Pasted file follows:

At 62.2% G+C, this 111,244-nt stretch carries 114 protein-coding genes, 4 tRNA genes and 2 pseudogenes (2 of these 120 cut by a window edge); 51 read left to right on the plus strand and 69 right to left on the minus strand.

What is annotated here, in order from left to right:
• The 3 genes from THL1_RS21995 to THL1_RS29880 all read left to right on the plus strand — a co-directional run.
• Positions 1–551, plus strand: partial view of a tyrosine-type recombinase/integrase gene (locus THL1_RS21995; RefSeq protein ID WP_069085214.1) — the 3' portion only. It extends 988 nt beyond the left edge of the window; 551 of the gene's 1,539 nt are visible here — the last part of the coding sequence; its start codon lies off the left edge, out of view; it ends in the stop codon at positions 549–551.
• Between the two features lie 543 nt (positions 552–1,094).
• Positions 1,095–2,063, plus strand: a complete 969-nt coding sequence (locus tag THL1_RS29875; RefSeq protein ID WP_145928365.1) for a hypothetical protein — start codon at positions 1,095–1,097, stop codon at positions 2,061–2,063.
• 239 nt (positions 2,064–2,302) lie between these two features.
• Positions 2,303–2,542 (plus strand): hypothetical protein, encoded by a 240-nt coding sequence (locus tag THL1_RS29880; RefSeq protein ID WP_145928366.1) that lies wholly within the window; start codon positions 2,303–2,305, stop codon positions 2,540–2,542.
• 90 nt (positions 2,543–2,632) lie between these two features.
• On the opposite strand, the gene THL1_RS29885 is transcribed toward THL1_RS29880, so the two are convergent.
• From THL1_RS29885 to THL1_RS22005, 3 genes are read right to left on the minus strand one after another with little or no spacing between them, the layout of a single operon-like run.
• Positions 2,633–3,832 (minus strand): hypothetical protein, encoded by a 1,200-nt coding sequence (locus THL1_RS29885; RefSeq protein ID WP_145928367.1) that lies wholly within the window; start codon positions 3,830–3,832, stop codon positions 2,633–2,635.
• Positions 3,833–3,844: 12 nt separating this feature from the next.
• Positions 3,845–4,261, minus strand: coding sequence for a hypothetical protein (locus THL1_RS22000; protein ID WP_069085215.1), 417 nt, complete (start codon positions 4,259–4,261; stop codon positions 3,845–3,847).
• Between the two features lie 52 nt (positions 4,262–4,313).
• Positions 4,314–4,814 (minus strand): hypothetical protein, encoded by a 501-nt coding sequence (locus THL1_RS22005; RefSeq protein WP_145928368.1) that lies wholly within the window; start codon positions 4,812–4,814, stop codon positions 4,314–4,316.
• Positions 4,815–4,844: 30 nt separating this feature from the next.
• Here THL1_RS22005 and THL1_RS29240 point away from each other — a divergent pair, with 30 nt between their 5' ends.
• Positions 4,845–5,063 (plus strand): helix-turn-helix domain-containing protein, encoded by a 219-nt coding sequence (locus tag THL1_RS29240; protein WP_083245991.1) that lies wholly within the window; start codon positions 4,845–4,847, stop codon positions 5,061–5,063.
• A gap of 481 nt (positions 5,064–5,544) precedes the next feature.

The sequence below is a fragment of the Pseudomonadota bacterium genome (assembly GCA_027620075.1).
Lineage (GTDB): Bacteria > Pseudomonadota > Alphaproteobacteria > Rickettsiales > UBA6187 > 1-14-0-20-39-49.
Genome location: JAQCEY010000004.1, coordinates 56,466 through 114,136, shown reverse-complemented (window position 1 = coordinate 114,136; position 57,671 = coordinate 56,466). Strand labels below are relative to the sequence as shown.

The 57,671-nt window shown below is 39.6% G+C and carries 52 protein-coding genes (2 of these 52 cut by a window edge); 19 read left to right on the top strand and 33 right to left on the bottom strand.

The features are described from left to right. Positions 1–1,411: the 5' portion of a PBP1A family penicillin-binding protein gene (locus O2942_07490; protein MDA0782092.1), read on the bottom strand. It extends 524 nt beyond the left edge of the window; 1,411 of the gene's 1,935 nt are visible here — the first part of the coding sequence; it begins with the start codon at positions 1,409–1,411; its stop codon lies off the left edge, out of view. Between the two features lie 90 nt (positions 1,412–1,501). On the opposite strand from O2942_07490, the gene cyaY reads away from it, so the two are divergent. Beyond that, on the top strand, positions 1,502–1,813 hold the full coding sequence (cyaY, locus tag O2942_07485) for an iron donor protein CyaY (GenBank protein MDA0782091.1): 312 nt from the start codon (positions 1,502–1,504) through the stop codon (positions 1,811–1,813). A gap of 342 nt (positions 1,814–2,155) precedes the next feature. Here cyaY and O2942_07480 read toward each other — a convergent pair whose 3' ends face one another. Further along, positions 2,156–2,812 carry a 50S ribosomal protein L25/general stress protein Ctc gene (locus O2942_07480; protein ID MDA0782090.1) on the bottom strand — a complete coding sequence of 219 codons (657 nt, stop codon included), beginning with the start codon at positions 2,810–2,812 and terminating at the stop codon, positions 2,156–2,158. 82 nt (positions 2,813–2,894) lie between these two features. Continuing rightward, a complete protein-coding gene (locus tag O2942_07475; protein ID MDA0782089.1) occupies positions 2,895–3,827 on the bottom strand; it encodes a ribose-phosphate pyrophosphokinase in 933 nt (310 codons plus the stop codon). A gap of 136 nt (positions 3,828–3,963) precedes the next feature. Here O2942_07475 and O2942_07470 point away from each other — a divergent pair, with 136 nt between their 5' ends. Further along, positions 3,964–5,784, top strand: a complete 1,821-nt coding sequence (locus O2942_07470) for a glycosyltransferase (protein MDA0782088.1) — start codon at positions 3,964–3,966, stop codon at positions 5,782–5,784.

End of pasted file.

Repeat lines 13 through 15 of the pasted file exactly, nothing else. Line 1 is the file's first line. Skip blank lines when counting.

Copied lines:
• Positions 3,833–3,844: 12 nt separating this feature from the next.
• Positions 3,845–4,261, minus strand: coding sequence for a hypothetical protein (locus THL1_RS22000; protein ID WP_069085215.1), 417 nt, complete (start codon positions 4,259–4,261; stop codon positions 3,845–3,847).
• Between the two features lie 52 nt (positions 4,262–4,313).